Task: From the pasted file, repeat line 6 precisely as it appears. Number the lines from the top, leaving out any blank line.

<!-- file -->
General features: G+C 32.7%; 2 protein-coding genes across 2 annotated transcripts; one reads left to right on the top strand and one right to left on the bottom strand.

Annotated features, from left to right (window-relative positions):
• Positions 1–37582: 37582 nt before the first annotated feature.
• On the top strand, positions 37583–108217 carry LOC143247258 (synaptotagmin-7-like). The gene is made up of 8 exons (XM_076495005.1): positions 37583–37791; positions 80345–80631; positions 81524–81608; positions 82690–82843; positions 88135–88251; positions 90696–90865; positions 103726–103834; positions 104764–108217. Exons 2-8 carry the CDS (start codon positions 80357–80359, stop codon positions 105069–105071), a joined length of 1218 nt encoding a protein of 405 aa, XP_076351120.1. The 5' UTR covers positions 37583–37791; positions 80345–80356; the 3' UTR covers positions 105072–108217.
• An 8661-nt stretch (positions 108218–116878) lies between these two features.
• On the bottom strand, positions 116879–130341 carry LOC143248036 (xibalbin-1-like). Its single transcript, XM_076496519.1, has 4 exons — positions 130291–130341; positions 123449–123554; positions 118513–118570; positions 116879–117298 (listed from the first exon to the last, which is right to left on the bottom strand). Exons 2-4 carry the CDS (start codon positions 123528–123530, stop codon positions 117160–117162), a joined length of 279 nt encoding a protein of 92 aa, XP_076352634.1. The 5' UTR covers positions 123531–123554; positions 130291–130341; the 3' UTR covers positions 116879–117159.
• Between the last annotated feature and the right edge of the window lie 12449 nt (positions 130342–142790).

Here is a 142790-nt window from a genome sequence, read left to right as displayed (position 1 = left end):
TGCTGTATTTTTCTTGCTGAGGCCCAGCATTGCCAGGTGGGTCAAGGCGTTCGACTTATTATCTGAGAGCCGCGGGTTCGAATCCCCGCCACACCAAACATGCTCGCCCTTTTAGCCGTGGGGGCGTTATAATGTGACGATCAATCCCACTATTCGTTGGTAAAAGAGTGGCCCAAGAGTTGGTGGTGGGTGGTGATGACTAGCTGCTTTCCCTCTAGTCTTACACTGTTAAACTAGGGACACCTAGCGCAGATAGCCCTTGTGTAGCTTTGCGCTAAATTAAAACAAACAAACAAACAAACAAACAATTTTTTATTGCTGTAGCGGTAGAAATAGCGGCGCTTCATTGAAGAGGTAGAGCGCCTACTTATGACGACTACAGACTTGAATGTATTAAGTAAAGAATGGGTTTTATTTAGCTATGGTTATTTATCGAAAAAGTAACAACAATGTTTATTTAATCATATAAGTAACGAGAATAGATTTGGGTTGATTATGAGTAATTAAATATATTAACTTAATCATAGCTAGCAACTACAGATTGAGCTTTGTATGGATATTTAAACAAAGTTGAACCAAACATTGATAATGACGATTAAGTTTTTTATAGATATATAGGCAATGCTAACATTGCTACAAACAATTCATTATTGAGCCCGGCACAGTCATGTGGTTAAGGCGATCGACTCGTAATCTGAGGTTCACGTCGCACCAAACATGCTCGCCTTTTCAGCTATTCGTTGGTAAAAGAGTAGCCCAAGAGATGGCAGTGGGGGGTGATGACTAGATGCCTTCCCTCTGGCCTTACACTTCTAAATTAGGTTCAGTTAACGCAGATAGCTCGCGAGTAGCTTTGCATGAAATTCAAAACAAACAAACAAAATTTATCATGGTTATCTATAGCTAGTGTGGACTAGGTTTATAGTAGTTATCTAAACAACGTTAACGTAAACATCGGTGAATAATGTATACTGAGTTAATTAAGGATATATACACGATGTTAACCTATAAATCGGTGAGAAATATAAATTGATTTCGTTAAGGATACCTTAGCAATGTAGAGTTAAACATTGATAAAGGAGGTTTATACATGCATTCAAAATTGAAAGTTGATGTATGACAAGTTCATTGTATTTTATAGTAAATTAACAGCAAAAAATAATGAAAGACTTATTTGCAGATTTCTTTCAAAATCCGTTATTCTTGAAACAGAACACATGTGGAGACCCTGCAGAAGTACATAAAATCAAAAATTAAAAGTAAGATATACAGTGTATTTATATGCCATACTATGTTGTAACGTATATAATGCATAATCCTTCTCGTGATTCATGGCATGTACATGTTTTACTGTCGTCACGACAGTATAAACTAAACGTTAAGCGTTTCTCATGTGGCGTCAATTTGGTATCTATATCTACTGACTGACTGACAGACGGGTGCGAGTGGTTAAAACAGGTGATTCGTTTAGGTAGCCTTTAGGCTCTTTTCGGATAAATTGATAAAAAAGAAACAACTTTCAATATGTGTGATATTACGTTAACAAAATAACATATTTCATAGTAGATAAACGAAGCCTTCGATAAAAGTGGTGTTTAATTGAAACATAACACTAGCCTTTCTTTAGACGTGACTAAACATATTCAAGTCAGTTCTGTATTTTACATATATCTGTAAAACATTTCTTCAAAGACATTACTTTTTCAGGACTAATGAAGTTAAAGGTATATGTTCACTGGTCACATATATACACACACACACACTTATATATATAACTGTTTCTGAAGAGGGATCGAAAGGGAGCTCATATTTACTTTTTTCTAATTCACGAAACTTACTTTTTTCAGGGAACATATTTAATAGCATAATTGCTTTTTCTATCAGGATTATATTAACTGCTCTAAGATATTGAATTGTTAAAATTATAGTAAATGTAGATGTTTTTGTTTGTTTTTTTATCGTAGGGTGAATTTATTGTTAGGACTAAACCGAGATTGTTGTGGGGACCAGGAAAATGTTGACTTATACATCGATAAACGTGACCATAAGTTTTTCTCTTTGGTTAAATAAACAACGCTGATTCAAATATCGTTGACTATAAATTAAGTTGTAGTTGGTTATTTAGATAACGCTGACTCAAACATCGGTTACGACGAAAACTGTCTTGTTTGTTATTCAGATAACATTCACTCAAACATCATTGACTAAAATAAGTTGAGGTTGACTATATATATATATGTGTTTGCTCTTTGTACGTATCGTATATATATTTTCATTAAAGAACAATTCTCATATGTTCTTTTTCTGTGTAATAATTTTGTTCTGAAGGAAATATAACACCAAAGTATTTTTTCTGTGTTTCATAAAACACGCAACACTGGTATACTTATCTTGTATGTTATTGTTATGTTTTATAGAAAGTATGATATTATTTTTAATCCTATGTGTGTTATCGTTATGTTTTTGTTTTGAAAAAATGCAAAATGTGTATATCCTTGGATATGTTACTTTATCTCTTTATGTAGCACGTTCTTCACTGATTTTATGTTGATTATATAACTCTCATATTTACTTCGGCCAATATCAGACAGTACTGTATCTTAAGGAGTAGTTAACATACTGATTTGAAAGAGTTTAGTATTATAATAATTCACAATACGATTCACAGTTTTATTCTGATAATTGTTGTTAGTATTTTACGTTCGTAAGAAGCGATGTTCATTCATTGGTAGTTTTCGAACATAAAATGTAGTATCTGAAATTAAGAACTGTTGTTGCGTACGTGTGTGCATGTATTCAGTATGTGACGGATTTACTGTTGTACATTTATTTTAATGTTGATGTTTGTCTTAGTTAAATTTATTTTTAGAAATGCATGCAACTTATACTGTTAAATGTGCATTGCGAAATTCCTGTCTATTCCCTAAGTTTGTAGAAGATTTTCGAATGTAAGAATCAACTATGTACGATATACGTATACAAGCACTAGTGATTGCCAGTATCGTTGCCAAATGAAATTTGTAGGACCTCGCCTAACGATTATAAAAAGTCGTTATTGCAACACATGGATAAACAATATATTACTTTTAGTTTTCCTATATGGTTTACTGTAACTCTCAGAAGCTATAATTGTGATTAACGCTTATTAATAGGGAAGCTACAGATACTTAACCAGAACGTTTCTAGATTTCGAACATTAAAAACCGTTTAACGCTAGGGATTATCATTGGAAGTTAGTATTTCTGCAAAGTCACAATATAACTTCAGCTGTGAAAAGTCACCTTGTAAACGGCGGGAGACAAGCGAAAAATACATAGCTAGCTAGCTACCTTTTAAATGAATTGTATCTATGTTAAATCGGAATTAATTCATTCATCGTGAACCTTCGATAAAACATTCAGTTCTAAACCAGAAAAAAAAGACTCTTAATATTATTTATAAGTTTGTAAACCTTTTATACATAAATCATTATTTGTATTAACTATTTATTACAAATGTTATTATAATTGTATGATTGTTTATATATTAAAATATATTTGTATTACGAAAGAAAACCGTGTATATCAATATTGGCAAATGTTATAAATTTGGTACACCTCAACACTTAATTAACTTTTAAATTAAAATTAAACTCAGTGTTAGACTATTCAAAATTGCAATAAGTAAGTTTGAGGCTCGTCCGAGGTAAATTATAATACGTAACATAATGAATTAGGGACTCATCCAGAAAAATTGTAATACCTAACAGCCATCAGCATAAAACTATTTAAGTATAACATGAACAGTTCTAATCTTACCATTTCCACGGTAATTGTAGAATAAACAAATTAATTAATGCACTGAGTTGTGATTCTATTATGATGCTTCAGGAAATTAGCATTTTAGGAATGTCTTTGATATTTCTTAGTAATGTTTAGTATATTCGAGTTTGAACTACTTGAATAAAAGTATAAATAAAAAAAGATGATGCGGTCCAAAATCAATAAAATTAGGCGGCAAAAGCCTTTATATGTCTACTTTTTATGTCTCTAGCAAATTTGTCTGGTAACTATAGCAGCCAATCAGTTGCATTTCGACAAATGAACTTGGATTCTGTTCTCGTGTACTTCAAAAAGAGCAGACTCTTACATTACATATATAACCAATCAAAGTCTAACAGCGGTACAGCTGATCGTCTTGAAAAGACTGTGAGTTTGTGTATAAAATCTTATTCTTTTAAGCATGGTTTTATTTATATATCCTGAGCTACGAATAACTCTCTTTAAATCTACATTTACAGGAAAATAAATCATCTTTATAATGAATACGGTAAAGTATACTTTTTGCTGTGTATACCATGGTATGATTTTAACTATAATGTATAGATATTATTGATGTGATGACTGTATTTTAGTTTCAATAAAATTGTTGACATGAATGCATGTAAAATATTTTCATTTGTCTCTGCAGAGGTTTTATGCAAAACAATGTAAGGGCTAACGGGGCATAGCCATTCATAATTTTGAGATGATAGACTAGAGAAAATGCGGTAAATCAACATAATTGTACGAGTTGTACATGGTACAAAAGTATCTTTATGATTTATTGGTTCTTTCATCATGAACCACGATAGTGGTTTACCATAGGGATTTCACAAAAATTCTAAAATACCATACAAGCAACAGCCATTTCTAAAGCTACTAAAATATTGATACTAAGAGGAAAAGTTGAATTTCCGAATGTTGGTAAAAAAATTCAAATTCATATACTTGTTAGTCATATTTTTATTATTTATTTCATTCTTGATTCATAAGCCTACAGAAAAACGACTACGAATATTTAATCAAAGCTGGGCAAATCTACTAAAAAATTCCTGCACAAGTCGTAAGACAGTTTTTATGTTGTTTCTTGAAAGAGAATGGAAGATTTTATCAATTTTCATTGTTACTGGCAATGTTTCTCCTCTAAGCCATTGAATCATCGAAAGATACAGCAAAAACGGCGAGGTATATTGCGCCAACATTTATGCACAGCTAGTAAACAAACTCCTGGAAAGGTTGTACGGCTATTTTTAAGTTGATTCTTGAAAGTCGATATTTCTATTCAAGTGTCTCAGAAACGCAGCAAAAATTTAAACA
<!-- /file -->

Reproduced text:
• On the bottom strand, positions 116879–130341 carry LOC143248036 (xibalbin-1-like). Its single transcript, XM_076496519.1, has 4 exons — positions 130291–130341; positions 123449–123554; positions 118513–118570; positions 116879–117298 (listed from the first exon to the last, which is right to left on the bottom strand). Exons 2-4 carry the CDS (start codon positions 123528–123530, stop codon positions 117160–117162), a joined length of 279 nt encoding a protein of 92 aa, XP_076352634.1. The 5' UTR covers positions 123531–123554; positions 130291–130341; the 3' UTR covers positions 116879–117159.